In another major development, a descemetorhexis technique was devised in order to remove only the unhealthy endothelium. The name Descemet’s Stripping Endothelial Keratoplasty (DSEK) was thus proposed. The donor graft was then manually prepared by dissection from the donor cornea.
 

The preparation of the donor cornea was subsequently automated and performed using a microkeratome on artificial chamber, resulting in the name Descemet's Stripping Automated Endothelial Keratoplasty (DSAEK).

These techniques somewhat succeeded in rehabilitating the patient’s vision but they still had limitations with regard to the perfect anatomical reconstruction because a stroma-stroma interface of variable thickness persisted and prevented a 10/10 postoperative visual acuity from being achieved in the majority of cases.

DMEK (Descemet's Membrane Endothelial Keratoplasty) was developed to restore the anatomy of the cornea. The Descemet endothelium alone is removed from the donor cornea and grafted to the posterior surface of the recipient cornea.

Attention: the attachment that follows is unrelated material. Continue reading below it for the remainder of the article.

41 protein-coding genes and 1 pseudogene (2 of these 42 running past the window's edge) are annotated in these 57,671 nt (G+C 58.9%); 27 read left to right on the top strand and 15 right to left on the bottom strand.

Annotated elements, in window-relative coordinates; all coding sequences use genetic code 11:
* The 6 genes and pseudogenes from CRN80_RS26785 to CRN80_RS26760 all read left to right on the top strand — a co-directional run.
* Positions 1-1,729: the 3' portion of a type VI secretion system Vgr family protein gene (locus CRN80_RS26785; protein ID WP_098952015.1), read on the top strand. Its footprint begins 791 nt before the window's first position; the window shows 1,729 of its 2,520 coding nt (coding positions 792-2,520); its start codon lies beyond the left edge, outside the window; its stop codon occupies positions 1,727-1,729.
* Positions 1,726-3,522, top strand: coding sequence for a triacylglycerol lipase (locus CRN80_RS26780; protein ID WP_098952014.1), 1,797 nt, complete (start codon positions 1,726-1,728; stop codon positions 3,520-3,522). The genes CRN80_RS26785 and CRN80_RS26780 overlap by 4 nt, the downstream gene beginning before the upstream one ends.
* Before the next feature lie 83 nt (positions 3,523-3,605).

Surgical technique  

 

Three distinct operating steps are individualized to perform DMEK.

 

  • The first step consists of separating the Descemet endothelium of the donor. The thin endothelial layer is gently peeled from the posterior stroma of the donor cornea while avoiding all contact between the surgical instruments and the endothelium in the central 9 mm (Figure 1).

Figure 1: Endothelio-Descemet peeling from the donor cornea

Then a 9-mm trephine is used to obtain the final endothelial graft, which instantly curls up with the endothelial cells exposed to the outside of the roll that just formed (Figures 2, 3, and 4).

Greffe de cornée DMEK paris : Roll endothelio Descemetique

Figure 2: Endothelial-descemetic roll. Endothelial cells are at the outside of the roll

Greffe de cornée paris : propriété membrane de Descemet

Figure 4: Presence of elastin fiber within Descemet's membrane

Greffe de cornée paris : Propriété de la membrane de Descemet

Figure 3: Characteristics of the Descemet membrane .

Greffe de cornée paris : Tapis de bain versus roll endothélial

Figure 5: We can compare endothelio-Descemet to a bath carpet where the small circles on the bath mat represent endothelial cells. In the anterior chamber, the graft must be oriented as in the photo on the right with the endothelial cells facing the anterior chamber (and not as in the photo on the left (crossed out by a red cross)